Wednesday, March 22, 2023

Urban vs. Rural Drug-Induced Death Rates in the Great Plains Region

In the seven-state Great Plains region, drug-induced deaths, mostly attributable to overdoses, accounted for 4,542 deaths in 2020.  Relative to population size, the drug-induced death rate of 21.1 deaths per 100,000 population in the region was nearly 28% lower than the national average.  This gave the Great Plains the second-lowest regional drug-induced death rate in 2020.  There was, however, a very wide disparity in the drug-induced death rates between urban and rural populations in the region, with death rates in smaller communities and rural areas being much lower than in larger urban areas.  Despite the region having an overall low drug-induced death rate in comparison to the nation as a whole, large central metro areas in the region collectively had a higher drug-induced death rate than the national average.  Further study of data from the CDC's National Center for Health Statistics (NCHS) yields the following details about urban vs. rural drug-induced death rates in the Great Plains region:

Urban vs. Rural Drug-Induced Death Rates in the Great Plains Region

Urban vs. Rural Drug-Induced Death Rates in the Great Plains Region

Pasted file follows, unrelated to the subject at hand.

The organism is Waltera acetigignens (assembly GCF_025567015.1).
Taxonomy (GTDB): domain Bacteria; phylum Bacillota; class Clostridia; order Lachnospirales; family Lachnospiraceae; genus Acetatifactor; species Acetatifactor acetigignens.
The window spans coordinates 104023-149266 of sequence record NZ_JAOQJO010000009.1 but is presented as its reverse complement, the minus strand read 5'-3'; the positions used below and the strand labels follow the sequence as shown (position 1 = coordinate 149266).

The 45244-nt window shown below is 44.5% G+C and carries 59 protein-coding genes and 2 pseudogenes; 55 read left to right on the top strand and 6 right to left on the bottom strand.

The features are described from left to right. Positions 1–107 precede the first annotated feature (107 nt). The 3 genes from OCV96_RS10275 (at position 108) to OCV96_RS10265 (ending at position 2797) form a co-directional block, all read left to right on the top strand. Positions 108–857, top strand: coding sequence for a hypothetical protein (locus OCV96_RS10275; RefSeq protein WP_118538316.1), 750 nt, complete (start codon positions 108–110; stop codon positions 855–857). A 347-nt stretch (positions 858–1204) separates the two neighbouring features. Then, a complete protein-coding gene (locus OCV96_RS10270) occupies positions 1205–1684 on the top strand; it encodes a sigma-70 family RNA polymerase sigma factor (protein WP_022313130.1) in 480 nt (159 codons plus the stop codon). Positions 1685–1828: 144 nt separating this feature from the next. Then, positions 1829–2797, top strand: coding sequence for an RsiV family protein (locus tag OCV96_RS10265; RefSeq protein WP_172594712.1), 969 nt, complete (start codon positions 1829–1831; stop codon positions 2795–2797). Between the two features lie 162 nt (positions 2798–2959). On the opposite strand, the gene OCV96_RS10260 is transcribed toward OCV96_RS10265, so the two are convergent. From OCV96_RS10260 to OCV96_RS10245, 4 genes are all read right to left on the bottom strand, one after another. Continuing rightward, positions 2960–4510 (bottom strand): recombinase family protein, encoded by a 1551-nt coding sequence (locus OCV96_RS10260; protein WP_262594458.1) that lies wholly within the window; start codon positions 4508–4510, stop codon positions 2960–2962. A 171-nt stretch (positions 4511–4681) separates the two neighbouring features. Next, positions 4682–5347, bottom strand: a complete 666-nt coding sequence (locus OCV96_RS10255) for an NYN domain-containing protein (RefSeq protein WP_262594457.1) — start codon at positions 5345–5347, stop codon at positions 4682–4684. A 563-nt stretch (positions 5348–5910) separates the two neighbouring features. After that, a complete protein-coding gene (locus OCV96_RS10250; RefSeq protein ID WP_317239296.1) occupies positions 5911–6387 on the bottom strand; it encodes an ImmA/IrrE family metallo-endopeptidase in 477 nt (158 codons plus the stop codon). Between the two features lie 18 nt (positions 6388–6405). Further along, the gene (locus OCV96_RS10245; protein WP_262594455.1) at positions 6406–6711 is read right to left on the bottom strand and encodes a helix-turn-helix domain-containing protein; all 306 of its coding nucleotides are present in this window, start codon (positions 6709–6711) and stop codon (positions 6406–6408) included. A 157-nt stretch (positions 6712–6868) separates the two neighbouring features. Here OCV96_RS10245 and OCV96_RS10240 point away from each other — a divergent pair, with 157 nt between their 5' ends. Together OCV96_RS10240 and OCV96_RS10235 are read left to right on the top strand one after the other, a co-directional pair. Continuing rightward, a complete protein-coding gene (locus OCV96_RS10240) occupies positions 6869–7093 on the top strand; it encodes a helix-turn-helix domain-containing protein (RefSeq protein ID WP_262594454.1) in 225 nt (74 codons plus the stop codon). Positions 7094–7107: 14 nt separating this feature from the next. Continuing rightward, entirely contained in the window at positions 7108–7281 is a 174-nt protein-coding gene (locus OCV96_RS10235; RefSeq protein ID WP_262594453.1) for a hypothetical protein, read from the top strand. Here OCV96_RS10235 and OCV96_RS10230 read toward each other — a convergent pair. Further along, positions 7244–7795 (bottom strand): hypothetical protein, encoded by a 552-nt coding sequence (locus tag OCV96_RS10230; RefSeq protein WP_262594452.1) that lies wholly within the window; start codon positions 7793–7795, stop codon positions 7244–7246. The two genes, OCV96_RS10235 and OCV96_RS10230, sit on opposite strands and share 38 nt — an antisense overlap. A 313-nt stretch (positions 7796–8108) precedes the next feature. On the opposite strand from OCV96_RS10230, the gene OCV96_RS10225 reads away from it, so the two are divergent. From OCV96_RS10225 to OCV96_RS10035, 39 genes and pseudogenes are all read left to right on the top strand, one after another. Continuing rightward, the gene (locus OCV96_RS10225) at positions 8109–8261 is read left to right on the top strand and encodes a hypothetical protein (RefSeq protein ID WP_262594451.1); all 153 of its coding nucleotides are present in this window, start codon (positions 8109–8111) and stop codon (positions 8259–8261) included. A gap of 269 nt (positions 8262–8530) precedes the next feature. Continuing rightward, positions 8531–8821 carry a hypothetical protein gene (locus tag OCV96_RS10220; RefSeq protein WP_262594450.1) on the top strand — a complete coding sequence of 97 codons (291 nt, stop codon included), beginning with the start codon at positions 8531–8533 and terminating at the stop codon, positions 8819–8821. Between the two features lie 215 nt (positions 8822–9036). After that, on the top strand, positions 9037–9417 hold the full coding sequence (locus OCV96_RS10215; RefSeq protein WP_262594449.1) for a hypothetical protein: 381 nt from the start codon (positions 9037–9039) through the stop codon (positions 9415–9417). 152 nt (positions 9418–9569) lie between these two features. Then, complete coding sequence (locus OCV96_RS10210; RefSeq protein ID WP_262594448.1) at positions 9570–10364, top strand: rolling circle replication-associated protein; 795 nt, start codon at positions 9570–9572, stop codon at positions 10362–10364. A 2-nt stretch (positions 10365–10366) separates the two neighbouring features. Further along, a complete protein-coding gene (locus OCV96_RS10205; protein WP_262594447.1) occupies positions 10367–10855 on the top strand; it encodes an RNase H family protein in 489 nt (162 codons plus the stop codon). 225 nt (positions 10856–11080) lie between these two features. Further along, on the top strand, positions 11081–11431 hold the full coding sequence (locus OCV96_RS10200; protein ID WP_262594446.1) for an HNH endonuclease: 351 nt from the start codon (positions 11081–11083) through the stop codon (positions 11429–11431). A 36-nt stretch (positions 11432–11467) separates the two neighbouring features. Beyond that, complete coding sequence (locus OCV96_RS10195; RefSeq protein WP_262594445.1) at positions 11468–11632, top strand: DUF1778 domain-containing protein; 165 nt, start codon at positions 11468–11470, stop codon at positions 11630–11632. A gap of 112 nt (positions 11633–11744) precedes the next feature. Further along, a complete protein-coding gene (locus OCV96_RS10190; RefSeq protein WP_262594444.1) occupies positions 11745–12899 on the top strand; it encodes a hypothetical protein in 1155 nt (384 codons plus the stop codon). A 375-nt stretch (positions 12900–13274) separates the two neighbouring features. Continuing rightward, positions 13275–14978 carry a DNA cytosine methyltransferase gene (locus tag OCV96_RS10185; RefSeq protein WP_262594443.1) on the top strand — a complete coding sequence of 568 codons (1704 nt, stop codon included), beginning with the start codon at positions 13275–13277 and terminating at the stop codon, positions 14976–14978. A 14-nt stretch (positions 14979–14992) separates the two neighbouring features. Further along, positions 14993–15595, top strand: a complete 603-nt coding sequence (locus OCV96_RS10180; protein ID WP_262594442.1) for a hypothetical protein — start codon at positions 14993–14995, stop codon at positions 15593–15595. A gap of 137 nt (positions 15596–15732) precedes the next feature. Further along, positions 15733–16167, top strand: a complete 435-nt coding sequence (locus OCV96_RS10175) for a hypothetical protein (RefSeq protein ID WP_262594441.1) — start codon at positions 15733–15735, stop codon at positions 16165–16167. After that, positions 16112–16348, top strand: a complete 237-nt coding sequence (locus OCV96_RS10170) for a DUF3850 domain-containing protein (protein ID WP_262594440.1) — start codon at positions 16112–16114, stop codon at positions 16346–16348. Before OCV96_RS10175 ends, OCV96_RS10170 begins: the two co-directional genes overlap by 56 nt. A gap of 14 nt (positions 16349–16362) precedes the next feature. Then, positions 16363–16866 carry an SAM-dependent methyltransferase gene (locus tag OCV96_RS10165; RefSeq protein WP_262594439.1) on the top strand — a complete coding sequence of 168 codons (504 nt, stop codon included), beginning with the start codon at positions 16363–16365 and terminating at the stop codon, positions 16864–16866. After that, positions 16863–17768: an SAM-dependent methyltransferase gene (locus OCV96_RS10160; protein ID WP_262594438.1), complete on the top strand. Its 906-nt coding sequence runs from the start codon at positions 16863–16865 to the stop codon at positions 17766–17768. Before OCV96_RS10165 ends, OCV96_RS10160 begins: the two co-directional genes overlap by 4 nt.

County Classification Deaths Population Death Rate*
Large Central Metro 1,008 2,819,881 35.7
Large Fringe Metro 1,247 5,016,579 24.9
Medium Metro 788 3,793,143 20.8
Small Metro 528 3,430,748 15.4
Micropolitan (Nonmetro) 515 3,140,344 16.4
NonCore (Nonmetro) 456 3,281,139 13.9
     Region 4,542 21,481,834 21.1
Nationally 96,096 329,484,123 29.2

(*) number of drug-induced deaths per 100,000 population

Report Period: 2020

States in region:  Iowa, Kansas, Minnesota, Missouri, Nebraska, North Dakota, South Dakota

See the 2013 NCHS Urban-Rural Classification Scheme for additional information on population categories, including a map of which U.S. counties fall in which categories.

Source: CDC Wonder. Centers for Disease Control and Prevention, National Center for Health Statistics. Underlying Cause of Death 1999-2020 on CDC WONDER Online Database, released in 2021. Data are from the Multiple Cause of Death Files, 1999-2020, as compiled from data provided by the 57 vital statistics jurisdictions through the Vital Statistics Cooperative Program. Accessed on March 18, 2023

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